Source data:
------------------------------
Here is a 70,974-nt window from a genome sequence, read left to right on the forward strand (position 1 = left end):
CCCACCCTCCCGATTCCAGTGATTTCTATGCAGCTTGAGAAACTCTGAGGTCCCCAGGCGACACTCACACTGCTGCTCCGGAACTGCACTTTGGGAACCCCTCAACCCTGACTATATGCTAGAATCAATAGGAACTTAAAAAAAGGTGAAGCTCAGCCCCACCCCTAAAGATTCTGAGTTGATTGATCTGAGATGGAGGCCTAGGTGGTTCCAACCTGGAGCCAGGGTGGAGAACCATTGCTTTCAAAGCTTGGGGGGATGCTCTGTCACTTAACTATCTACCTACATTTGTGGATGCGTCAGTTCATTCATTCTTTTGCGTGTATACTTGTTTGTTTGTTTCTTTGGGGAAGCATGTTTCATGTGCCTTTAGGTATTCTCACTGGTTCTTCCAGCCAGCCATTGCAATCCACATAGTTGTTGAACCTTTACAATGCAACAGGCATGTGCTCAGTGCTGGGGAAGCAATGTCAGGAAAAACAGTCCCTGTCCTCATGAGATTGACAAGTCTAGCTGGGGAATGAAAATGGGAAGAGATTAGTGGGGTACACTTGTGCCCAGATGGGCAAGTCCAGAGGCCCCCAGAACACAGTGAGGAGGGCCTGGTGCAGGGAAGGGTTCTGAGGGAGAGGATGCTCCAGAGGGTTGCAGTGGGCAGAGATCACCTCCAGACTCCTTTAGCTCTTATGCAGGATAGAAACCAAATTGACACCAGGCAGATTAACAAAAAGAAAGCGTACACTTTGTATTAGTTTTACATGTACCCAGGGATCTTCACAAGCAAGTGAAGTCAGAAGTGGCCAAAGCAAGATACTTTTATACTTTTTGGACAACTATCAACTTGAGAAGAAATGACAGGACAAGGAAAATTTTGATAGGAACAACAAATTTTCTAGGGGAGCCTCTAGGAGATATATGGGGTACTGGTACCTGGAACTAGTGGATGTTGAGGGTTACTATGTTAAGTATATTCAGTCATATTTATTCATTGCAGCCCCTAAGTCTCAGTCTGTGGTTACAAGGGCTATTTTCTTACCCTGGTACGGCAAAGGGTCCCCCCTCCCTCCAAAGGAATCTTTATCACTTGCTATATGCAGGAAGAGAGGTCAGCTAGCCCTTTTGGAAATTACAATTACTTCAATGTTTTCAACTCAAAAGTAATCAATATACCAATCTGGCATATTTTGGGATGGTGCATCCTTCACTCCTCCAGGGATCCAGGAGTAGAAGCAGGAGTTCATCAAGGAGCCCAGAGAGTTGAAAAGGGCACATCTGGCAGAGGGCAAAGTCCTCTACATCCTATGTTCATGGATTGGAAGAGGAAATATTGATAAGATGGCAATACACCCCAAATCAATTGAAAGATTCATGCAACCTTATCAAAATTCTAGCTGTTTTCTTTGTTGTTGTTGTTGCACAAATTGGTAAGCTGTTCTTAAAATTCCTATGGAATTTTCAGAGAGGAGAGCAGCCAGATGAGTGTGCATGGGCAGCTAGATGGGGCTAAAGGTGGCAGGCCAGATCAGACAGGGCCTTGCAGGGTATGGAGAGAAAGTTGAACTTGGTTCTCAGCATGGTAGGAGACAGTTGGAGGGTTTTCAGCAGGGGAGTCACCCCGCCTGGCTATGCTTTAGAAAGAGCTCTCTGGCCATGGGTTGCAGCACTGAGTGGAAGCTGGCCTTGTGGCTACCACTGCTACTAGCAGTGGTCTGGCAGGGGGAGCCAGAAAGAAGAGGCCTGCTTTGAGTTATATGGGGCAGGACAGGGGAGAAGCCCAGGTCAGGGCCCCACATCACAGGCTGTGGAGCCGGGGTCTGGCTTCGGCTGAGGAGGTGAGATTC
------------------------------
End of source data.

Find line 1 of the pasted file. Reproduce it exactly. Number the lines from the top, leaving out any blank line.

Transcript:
Here is a 70,974-nt window from a genome sequence, read left to right on the forward strand (position 1 = left end):